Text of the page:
Kinetic aspects and deactivation behaviour of chromia-based catalysts in hydrogen chloride oxidation
The gas-phase HCl oxidation was studied over bulk and supported Cr2O3-based catalysts by means of kinetic experiments in a fixed-bed reactor at ambient pressure and variable temperature, inlet O2/HCl ratio, and contact time. Cr2O3 exhibited high activity for Cl2 production. X-ray diffraction of the used catalysts detected no phase change. Temperature-programmed reduction with hydrogen and X-ray photoelectron spectroscopy showed that the surface of the fresh catalyst contains chromium species in oxidation state (III) as well as higher oxidation states (V and VI) while that of the used sample features the reduction of Cr5+/Cr6+ and comprises a little amount of chlorine. Coupling the catalytic and characterisation data over Cr2O3 with activity tests over CrO3, a redox cycle is proposed in which chromium species shift between Cr3+ and Cr5+ + Cr6+. The positive dependence of the HCl conversion on the inlet O2 concentration suggests that catalyst re-oxidation is rate limiting. SiO2 was identified as a better carrier for Cr2O3 than Al2O3 and TiO2-anatase, as it favours the formation of Cr2O3 nanoparticles rather than (unstable) isolated chromate species. However, all the supported catalysts suffered from severe deactivation due to substantial chromium loss. The deactivation mechanism is assigned to the in situ formation of the highly volatile CrO2Cl2 from Cr6+ species and CrO2(OH)2 from both Cr3+ and Cr6+ species. The deactivation rate can be reduced, though not suppressed, by applying a high O2 excess in the feed mixture, thus indicating that the deactivation route via the oxychloride might be predominant. The features observed represent critical reasons justifying the restricted industrial implementation of chromium-based catalysts for HCl oxidation.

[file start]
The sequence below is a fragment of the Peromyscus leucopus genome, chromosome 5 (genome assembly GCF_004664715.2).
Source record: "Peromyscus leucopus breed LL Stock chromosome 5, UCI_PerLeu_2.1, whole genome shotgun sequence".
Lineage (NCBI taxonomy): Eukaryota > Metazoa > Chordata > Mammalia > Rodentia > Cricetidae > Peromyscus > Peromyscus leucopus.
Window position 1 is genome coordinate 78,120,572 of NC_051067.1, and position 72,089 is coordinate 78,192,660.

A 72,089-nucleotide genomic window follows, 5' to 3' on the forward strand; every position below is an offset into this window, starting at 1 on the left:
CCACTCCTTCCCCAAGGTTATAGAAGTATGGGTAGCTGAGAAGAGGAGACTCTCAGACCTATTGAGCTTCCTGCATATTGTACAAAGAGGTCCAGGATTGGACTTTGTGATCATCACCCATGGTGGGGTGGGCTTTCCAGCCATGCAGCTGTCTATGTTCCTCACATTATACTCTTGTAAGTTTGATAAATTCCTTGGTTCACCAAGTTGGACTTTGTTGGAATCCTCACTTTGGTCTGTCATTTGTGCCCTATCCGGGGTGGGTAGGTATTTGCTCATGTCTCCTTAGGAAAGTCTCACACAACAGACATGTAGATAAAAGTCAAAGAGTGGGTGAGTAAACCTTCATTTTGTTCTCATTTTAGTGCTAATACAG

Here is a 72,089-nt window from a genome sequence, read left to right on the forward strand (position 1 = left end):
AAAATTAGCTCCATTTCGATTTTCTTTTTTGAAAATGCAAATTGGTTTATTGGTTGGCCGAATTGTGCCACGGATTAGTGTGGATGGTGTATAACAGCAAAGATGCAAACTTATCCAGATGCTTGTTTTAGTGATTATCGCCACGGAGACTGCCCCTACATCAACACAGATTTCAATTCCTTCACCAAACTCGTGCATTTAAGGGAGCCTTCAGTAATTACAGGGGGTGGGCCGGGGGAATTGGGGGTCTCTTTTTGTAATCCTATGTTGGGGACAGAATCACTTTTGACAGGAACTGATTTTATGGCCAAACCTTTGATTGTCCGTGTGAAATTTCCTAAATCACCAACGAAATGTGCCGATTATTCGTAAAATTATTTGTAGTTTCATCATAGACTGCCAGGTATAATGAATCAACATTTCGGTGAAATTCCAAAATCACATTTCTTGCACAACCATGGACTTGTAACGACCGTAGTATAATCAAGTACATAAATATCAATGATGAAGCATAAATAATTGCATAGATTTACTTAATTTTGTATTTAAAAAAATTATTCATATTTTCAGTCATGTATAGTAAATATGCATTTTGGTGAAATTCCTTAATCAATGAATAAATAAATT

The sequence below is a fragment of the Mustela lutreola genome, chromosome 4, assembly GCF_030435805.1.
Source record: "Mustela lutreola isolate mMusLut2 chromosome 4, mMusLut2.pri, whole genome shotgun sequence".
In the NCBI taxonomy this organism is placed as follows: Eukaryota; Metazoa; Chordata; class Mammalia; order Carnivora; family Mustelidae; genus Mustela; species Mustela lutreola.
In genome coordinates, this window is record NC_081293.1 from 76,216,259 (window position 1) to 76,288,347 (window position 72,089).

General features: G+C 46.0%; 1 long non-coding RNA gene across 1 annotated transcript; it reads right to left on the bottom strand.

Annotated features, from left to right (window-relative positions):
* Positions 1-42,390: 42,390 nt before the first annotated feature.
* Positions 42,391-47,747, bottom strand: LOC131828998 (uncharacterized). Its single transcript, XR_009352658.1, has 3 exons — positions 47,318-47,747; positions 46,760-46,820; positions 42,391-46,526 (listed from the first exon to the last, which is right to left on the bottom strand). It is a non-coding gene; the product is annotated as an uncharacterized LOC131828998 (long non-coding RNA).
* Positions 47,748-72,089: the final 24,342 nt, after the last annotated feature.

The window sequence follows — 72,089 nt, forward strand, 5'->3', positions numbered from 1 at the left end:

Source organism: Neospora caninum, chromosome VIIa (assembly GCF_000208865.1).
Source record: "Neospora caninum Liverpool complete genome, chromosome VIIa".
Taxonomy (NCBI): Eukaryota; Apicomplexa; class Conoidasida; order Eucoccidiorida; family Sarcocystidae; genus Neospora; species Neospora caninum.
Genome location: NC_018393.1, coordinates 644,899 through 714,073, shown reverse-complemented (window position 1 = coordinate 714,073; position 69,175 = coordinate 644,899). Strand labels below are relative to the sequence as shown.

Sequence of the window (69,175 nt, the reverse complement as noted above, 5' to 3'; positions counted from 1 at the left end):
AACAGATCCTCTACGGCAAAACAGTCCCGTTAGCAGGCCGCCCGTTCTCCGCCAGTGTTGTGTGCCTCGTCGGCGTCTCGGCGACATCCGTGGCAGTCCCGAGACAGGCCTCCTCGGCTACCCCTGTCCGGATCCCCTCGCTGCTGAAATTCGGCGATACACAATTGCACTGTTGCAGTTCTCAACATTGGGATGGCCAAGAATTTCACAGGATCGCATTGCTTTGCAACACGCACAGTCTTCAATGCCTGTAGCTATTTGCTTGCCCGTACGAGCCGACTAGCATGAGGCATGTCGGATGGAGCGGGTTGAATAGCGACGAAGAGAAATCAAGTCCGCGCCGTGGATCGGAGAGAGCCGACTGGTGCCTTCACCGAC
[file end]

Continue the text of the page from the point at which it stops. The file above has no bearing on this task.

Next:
- This article is part of the themed collection: Homogeneous and heterogeneous catalysis in industry